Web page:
Base erosion and profit shifting (BEPS) is a term used to describe tax planning strategies employed by multinational enterprises (MNEs) that take advantage of gaps and inconsistencies in tax regulations to avoid paying taxes. Developing countries, which heavily rely on corporate income tax, are disproportionately affected by BEPS. These practices result in annual revenue losses of $USD 100-240 billion for countries. To address tax avoidance, improve the coherence of international tax rules, and establish a more transparent tax environment, over 135 countries and jurisdictions are collaborating within the OECD/G20 Inclusive Framework on BEPS, working together to implement 15 measures.


The OECD/G20 Base Erosion and Profit Shifting (BEPS) Project

Since 2013, there have been concerted efforts to enhance international cooperation in tax matters, combat harmful practices, and prevent tax avoidance by multinational enterprises (MNEs). The Organization for Economic Co-operation and Development (OECD) was tasked by the G20 to study and address the issue of Base Erosion and Profit Shifting (BEPS) by MNEs. As a result, the OECD released a study and action plan in 2013. BEPS refers to tax planning strategies that exploit gaps and inconsistencies in tax rules to artificially move profits to locations with low or no tax rates and minimal economic activity. To ensure consistent and coordinated implementation of the BEPS recommendations and to promote inclusivity, the OECD/G20 expanded the BEPS discussion to involve more than 140 jurisdictions through the Inclusive Framework (IF) on BEPS platform. Singapore has actively participated in these international discussions within the IF. As one of the first non-G20 and non-OECD countries to join the IF, Singapore, along with more than 135 member jurisdictions, agreed to the Two-Pillar solution in October 2021 to address the tax challenges arising from the digitalization of the economy, commonly known as BEPS 2.0.


The two Pillars under BEPS 2.0

Currently, jurisdictions have the right to fully tax multinational enterprises (MNEs) on profits derived from their activities, such as manufacturing and strategic decision-making. The profits are allocated to the jurisdiction where the economic activities generating the profits take place. Transfer pricing rules are also imposed on cross-border transactions between related entities in MNE groups to prevent tax planning. Many jurisdictions, including Singapore, have established robust transfer pricing rules. Pillar 1 aims to redistribute profits and corresponding taxes from the jurisdictions where economic activities are conducted to the jurisdictions where markets (i.e., customers) are located, regardless of how profits are currently allocated based on transfer pricing rules. Under Pillar 1, affected MNE groups are required to allocate 25% of their profits (exceeding 10% of global revenue) to the jurisdictions where the markets are situated. Governments are currently discussing the criteria for determining which jurisdictions will surrender their profits and the amount to be surrendered. Some jurisdictions may have to relinquish taxing rights over more than 25% of their profits. Pillar 2 introduces a minimum Effective Tax Rate (ETR) of 15% for affected MNE groups through the Global Anti-Base Erosion (GloBE) Model Rules. If an affected MNE has an ETR below 15% in Singapore at the group level, other jurisdictions can collect the difference, up to 15%. Pillar 2 also includes a Subject-to-Tax Rule (STTR). STTR allows jurisdiction A to impose an additional tax, up to 9%, on certain payments (e.g., interest and royalty) made by an entity in A to related entities in jurisdiction B if the payment is taxed at less than 9% in B.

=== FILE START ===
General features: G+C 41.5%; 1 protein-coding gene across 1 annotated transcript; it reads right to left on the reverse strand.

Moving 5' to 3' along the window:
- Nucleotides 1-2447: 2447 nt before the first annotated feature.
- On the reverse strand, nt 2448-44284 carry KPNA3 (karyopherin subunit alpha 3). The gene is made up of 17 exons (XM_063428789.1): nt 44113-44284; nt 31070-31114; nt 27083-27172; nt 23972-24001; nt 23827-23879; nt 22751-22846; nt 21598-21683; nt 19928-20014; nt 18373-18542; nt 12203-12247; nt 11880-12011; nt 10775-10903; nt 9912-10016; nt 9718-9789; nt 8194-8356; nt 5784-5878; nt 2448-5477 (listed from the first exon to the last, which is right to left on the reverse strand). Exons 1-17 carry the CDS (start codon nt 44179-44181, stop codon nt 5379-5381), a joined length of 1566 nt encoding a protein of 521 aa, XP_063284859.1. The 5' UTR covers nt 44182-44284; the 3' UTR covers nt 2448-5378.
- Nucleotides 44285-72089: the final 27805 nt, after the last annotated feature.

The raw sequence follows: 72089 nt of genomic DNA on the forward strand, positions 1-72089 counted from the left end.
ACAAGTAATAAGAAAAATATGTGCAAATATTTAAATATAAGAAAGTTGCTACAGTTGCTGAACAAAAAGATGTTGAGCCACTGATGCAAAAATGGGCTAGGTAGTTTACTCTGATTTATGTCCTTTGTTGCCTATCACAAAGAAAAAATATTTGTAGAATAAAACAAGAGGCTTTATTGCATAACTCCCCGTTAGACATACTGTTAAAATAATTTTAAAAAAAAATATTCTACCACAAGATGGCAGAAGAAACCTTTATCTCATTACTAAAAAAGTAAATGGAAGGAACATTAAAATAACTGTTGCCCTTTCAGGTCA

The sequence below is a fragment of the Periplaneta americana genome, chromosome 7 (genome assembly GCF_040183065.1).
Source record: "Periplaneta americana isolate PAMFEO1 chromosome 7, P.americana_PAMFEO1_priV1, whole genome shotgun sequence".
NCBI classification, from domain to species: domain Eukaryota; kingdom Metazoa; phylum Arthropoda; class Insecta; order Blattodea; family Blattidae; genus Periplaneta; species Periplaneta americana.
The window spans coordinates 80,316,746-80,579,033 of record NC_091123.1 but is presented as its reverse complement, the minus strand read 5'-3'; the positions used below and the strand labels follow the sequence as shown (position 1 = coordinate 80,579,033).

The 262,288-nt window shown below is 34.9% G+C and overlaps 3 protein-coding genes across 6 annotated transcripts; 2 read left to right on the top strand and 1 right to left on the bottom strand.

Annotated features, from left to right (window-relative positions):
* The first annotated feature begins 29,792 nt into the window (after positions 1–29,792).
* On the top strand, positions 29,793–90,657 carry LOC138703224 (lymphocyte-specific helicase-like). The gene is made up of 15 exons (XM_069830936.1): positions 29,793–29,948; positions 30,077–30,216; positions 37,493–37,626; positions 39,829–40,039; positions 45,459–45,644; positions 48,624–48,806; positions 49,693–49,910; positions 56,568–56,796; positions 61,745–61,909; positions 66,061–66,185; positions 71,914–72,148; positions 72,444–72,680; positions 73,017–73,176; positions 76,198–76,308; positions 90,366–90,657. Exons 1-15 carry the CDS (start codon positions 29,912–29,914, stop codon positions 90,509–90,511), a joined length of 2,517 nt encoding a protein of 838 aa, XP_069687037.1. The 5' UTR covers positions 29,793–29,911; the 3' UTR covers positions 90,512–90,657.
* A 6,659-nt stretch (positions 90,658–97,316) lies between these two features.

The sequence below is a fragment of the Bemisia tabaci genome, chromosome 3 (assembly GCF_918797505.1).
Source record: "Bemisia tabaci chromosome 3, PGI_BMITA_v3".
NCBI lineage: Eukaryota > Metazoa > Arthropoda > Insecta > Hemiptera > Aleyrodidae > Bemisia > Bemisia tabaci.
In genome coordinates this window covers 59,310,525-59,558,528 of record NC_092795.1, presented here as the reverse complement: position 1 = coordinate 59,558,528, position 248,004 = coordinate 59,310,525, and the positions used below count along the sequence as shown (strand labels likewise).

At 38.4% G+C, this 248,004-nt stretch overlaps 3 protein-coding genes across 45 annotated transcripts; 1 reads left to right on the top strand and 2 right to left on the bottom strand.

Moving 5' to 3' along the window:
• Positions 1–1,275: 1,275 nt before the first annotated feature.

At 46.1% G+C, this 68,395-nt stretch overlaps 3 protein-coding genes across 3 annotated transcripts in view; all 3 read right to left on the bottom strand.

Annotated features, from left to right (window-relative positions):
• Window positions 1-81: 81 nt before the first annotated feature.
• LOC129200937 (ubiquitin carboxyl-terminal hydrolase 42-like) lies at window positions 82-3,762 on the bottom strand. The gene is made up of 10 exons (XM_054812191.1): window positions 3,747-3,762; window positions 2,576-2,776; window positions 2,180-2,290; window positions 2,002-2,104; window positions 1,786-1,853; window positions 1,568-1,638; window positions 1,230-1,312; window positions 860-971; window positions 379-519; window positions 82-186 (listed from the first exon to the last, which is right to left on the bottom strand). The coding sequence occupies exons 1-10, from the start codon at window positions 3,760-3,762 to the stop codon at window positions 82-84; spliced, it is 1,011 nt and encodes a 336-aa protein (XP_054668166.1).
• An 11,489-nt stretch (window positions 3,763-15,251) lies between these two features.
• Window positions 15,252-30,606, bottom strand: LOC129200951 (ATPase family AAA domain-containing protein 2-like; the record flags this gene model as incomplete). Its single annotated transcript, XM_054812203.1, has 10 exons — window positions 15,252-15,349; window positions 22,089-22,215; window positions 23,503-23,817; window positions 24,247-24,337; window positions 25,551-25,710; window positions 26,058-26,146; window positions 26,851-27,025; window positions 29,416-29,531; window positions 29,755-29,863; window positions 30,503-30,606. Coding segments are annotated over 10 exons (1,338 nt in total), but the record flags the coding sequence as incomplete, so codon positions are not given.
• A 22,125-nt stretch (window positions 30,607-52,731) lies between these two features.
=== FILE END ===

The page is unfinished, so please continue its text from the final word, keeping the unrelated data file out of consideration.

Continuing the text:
What BEPS 2.0 means for Singapore

Under Pillar 1, Singapore will need to relinquish some taxing rights over profits generated from economic activities conducted within its borders. However, due to Singapore’s small domestic market, the benefits received in return will be minimal. In response to the GloBE rules under Pillar 2, Singapore is exploring the implementation of a Minimum Effective Tax Rate (METR) top-up tax on affected MNE groups. This will increase the effective tax rate to 15% for the groups operating in Singapore. Assessing the potential impact of both pillars of BEPS 2.0 (including METR) on revenue collections is challenging due to various factors:

  • Pillar 1 will result in a revenue loss for Singapore.
  • METR may lead to higher tax revenue if Singapore can retain all the economic activities and accompanying profits currently conducted in the country. However, this is not guaranteed as companies may review their existing and future investments.
  • Ongoing international negotiations on key implementation rules, such as the determination of which jurisdictions surrender profits and taxes under Pillar 1, and how the two Pillars interact, will affect the revenue impact of BEPS 2.0 on Singapore.
  • Some data points, such as the group effective tax rate based on the proposed revised international rules, are not currently collected under Singapore’s corporate tax system. The absence of such data makes it difficult to accurately estimate the revenue impact.

The final impact of BEPS 2.0, including METR, on Singapore’s tax revenue depends on how other governments and companies respond to the changes in international tax rules. Any additional corporate tax revenue generated from BEPS 2.0 will need to be reinvested to maintain and enhance Singapore’s competitiveness. While BEPS 2.0 may reduce opportunities for tax competition among countries, competition for investment will remain. Therefore, Singapore will need to strengthen non-tax factors and reinvest to remain competitive in a post-BEPS 2.0 world. This approach will enable Singapore to thrive, achieve steady economic growth, and create quality jobs for its citizens.